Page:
Homeschooling High School
High school students certainly don't have to feel stuck with using FLVS classes (which are public school online classes and are what many homeschool to get away from)--though FLVS Flex makes these classes available to Florida homeschoolers who want to use FLVS classes. Nor are high school students stuck with having to use other online programs or prepackaged curriculum--though they can choose those options if they like.
Many teens get fed up with those boxed or online programs that tend to be as boring as dish water for most students. And who can blame them when the classes are factory-style learning that, by its nature, treats all students alike and treats them as though all need to learn exactly the same sorts of things? When we look at the wide variety of options available to adults for life, we can see a lot of variety in our lives and what we need. True we need certain skills such as being able to read, write, calculate, understand the world around us, etc. but there are many ways to learn those.
You can totally use anything you like to teach even high school students. As long as your child is learning, it will work.
The part that's really different about high school is the need to keep additional records. These records aren't required by home education law, but may be needed to get into college or a career. Yet keeping these records does not have to affect the curriculum.
A teen can improve writing skills with a packaged curriculum with prompts that are of no interest to him and lessons that are tedious, but he can also improve writing skills with practical hands-on activities such as writing a blog giving opinions on the latest video games or writing a novel with NaNoWriMo or such--and those lessons in writing can transfer into other areas of life even if the teen's life-goals change. We all learn more when interested in the topic and the way the material is presented--and this is something that no prepackaged program is likely to reproduce unless it happens to be specifically suited to your child.
Many worry about their children getting into college if they homeschool. That shouldn't be a worry.
So many Florida homeschooled teens successfully take free college dual enrollment courses--earning college credit without going into debt. In my experience (and verified with so many other parents I've spoken to), dual enrollment college courses tend to have much less busywork, fewer meaningless tasks, and, just less work overall, than a lot of FLVS and other high school classes. So the students can take college classes, have less work, and come out with college credit already--win, win, win. This college credit will help them get into a better college if that's their path. Or can lead to a college degree at a college near them--many homeschooled students graduate with a two-year AA degree before graduating high school as a homeschooled student.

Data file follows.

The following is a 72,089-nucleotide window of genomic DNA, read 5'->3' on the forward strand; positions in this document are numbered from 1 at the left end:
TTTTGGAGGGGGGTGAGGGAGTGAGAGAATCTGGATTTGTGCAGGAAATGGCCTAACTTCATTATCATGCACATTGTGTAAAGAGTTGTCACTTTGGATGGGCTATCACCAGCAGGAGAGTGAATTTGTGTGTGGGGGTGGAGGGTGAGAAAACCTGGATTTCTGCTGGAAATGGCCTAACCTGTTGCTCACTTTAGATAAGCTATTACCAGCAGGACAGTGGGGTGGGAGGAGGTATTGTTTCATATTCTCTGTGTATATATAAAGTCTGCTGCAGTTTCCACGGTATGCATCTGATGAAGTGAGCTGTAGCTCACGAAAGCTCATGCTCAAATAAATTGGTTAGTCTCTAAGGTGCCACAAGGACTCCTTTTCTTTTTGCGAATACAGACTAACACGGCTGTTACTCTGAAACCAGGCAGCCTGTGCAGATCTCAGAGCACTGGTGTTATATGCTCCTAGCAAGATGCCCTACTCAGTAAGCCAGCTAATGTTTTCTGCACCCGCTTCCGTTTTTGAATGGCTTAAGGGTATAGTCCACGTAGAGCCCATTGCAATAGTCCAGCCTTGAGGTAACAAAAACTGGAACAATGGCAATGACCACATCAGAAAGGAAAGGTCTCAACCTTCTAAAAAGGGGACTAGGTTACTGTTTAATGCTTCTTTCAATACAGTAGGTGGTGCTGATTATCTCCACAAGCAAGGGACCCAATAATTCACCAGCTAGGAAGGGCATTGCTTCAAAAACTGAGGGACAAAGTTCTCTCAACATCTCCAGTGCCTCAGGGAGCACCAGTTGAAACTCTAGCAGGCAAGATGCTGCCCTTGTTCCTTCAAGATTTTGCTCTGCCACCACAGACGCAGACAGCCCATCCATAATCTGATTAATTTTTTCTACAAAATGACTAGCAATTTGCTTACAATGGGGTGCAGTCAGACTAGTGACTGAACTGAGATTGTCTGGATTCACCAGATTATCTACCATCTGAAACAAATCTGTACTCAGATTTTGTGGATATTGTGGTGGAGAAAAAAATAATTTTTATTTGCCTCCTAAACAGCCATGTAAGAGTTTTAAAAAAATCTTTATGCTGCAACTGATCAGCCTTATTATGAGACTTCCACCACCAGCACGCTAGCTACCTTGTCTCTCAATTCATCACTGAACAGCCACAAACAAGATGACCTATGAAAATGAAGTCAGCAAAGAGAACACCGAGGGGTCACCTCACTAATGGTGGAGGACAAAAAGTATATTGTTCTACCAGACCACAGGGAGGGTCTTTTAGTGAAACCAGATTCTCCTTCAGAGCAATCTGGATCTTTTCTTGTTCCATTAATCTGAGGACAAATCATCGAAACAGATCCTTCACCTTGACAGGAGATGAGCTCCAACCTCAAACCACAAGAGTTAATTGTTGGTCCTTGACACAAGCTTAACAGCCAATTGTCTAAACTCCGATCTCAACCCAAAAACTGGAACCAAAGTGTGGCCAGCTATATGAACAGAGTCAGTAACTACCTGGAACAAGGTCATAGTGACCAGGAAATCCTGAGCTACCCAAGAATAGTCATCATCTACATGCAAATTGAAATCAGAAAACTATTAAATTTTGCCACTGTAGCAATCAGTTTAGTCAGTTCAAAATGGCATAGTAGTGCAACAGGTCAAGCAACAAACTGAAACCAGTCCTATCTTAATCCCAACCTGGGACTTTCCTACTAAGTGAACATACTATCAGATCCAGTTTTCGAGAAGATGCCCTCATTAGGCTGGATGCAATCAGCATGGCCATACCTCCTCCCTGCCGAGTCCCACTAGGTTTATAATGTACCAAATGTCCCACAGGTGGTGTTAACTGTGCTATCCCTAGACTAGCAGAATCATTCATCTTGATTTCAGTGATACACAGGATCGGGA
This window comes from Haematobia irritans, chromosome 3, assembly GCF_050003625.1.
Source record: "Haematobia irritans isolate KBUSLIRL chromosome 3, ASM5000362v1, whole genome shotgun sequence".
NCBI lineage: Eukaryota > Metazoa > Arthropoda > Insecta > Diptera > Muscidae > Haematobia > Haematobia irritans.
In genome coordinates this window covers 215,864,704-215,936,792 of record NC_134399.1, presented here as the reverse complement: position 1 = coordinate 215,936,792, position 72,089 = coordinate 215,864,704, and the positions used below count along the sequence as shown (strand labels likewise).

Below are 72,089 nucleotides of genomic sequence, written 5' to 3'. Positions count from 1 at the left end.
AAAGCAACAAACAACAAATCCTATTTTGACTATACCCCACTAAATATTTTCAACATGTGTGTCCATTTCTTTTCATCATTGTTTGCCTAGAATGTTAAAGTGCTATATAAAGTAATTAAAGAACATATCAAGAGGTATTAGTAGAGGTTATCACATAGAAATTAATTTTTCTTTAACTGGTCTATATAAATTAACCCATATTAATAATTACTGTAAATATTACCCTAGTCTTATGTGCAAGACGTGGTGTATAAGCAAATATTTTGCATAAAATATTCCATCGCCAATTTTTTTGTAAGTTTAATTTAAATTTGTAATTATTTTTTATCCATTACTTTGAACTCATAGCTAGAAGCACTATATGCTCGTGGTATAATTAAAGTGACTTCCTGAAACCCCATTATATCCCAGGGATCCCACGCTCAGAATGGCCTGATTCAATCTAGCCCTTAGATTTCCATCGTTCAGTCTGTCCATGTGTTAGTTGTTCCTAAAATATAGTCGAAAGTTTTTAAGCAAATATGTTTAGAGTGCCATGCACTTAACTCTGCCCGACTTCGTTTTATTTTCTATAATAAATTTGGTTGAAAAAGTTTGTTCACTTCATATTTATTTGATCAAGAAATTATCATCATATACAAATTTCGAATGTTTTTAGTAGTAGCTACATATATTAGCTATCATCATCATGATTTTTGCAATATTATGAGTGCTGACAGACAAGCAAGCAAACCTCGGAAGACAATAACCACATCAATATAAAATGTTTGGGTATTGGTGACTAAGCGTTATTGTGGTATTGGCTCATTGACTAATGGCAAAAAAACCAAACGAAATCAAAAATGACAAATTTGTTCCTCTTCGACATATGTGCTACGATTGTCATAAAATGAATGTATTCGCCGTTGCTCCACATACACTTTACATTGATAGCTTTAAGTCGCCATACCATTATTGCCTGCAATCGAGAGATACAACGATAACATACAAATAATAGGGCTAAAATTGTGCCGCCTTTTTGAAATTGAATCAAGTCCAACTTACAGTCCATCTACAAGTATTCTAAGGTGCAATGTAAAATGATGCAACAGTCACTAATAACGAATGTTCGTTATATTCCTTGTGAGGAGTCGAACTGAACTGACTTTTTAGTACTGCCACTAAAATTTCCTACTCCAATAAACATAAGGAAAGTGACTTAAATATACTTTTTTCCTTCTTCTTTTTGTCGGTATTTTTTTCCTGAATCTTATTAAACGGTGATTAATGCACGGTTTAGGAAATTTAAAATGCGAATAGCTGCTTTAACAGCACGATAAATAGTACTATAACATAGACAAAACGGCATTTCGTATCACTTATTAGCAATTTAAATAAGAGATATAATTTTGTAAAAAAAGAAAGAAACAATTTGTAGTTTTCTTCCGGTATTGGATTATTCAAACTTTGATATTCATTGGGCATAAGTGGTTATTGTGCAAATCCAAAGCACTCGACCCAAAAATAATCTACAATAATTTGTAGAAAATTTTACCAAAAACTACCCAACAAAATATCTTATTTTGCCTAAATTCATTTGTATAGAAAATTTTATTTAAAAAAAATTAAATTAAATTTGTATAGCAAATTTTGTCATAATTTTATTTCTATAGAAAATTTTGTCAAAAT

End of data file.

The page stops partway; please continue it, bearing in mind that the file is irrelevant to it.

In addition, going a less traditional route with high school can help a student get into college.
There are two keys to college that most parents don't realize. (I was an interviewer for a college admissions committee for a top university for 7.5 years so I have a bit of inside scoop on this.)
Besides the basics of studying math, English, science, history, and foreign language, and getting decent test scores on entrance exams, there are two things that are so much more important for getting into college than most parents realize.
1. Evidence of success
Both of these are areas that homeschoolers can shine in, especially if you don't totally lock yourself into some standard educational program that looks like what everyone else is doing.
"Evidence of success" means that the college wants to admit as students people who have shown that they are likely to be a success. They want to have successful graduates to point at as proof of their great program, but one way to get these successful students is to seek students showing signs of success already.
This is much easier for homeschoolers who have time to pursue hobbies in great depth or can research in great depth topics they are interested in. A college will be much more impressed by a student who was interested in a topic and spent months researching it and did a massive project on it out of passion than one who just followed a set program of study and did what was assigned--letting your child loose to explore passions is something homeschoolers can do in a way that others can't. Or teens might read several works on an aspect of science or history, perhaps seeking out experts to learn more from or talk to, or coming up with a project to share what they've learned because they were intrigued by the subject and wanted to learn more--these sorts of projects can show off an intellectual curiosity that colleges--especially the better colleges and universities--want to see because it proves they'll likely be quite successful academically.